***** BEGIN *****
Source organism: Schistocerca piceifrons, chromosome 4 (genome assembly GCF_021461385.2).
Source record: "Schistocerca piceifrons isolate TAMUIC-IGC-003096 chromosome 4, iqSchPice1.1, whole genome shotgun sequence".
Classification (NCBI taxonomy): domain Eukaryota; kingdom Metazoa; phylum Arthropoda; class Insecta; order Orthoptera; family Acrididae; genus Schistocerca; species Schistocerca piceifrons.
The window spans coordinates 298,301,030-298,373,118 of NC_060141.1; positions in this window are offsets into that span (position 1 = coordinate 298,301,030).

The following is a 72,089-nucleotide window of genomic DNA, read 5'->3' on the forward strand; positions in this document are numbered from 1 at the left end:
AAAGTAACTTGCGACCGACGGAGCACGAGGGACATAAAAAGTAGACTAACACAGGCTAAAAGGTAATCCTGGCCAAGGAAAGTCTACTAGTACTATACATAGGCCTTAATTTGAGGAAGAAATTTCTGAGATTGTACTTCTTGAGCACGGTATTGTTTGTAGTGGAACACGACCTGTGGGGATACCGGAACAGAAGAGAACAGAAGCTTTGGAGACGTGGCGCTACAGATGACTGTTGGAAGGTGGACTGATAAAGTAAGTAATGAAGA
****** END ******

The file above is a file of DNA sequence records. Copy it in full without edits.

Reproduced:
Source organism: Schistocerca piceifrons, chromosome 4 (genome assembly GCF_021461385.2).
Source record: "Schistocerca piceifrons isolate TAMUIC-IGC-003096 chromosome 4, iqSchPice1.1, whole genome shotgun sequence".
Classification (NCBI taxonomy): domain Eukaryota; kingdom Metazoa; phylum Arthropoda; class Insecta; order Orthoptera; family Acrididae; genus Schistocerca; species Schistocerca piceifrons.
The window spans coordinates 298,301,030-298,373,118 of NC_060141.1; positions in this window are offsets into that span (position 1 = coordinate 298,301,030).

The following is a 72,089-nucleotide window of genomic DNA, read 5'->3' on the forward strand; positions in this document are numbered from 1 at the left end:
AAAGTAACTTGCGACCGACGGAGCACGAGGGACATAAAAAGTAGACTAACACAGGCTAAAAGGTAATCCTGGCCAAGGAAAGTCTACTAGTACTATACATAGGCCTTAATTTGAGGAAGAAATTTCTGAGATTGTACTTCTTGAGCACGGTATTGTTTGTAGTGGAACACGACCTGTGGGGATACCGGAACAGAAGAGAACAGAAGCTTTGGAGACGTGGCGCTACAGATGACTGTTGGAAGGTGGACTGATAAAGTAAGTAATGAAGA